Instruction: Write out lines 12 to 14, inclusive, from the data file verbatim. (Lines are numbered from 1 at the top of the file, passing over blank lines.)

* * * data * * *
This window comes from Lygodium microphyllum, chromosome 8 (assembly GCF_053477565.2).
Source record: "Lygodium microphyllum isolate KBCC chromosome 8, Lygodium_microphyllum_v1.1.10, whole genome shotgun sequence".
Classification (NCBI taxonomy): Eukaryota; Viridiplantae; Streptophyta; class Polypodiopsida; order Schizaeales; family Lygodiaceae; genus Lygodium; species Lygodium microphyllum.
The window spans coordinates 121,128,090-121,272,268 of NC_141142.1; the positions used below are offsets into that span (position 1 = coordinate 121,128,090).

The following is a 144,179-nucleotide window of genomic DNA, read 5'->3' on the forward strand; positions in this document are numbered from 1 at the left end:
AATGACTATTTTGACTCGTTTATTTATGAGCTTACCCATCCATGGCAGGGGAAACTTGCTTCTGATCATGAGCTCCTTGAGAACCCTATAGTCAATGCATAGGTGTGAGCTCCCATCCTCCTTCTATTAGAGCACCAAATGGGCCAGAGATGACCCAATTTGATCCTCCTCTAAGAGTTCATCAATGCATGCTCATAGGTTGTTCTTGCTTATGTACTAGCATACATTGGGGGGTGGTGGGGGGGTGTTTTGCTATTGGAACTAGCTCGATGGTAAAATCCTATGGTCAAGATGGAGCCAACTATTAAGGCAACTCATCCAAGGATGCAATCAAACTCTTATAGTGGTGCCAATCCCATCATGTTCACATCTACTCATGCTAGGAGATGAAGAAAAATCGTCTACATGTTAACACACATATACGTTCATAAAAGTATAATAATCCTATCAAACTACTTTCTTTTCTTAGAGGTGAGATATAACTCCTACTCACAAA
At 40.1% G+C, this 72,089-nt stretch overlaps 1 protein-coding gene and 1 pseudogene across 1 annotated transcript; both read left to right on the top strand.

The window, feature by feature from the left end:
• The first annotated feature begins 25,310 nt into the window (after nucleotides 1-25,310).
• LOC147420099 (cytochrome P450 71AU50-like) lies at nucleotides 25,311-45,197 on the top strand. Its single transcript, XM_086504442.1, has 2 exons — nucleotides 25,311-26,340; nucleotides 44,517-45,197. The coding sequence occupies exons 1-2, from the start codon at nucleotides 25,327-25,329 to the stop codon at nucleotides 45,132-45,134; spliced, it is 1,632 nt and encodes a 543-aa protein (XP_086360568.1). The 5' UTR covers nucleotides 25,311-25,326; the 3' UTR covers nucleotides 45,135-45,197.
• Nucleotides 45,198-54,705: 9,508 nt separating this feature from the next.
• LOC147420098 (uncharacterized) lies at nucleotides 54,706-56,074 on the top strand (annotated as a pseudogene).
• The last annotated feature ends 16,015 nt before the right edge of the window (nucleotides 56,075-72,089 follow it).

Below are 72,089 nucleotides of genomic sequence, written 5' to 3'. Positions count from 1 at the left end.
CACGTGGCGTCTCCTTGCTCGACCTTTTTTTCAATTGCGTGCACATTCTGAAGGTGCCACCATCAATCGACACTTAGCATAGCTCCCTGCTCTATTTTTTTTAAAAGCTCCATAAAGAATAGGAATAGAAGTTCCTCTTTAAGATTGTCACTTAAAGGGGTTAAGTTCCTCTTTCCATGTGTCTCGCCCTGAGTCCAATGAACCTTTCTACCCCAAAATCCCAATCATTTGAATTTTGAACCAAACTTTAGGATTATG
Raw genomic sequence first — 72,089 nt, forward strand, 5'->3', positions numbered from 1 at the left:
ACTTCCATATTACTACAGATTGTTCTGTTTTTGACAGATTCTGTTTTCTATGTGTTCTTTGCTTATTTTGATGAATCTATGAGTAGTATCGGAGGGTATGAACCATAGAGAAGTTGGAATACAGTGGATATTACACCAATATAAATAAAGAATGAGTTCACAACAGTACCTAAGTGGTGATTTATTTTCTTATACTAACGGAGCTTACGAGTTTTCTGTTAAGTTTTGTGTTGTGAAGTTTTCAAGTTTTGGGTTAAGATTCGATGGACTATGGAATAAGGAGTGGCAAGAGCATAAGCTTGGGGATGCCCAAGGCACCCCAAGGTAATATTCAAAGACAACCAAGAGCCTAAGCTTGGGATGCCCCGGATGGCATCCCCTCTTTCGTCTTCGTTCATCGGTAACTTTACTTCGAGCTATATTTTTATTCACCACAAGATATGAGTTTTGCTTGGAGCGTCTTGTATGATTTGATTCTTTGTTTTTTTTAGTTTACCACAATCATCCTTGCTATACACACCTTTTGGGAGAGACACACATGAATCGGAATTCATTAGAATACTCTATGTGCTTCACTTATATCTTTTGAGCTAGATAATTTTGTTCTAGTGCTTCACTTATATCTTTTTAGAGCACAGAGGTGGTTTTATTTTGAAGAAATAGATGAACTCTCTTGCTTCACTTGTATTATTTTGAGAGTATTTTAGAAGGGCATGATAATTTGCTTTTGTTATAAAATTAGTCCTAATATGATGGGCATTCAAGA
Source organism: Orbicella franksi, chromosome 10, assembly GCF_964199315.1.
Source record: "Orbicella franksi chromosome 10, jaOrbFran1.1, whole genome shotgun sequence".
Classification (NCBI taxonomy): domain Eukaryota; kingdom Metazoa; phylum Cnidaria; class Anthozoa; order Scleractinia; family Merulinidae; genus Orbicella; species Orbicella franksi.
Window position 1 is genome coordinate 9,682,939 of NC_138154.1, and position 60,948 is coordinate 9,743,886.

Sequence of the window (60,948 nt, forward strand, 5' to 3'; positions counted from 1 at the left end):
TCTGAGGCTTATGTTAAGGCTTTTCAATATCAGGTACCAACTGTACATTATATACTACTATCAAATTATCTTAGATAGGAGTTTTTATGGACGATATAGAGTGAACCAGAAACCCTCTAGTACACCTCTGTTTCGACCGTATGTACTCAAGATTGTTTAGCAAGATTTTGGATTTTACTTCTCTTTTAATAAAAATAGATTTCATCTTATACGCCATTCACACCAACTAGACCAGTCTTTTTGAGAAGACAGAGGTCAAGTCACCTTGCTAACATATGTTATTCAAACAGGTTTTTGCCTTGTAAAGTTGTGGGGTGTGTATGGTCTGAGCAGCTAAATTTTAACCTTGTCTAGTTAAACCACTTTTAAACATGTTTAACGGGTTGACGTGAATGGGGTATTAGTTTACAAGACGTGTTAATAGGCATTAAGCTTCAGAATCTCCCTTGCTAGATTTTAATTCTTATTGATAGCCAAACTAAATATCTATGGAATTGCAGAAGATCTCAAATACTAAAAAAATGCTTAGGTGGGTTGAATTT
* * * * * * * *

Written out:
• LOC147420098 (uncharacterized) lies at nucleotides 54,706-56,074 on the top strand (annotated as a pseudogene).
• The last annotated feature ends 16,015 nt before the right edge of the window (nucleotides 56,075-72,089 follow it).

Below are 72,089 nucleotides of genomic sequence, written 5' to 3'. Positions count from 1 at the left end.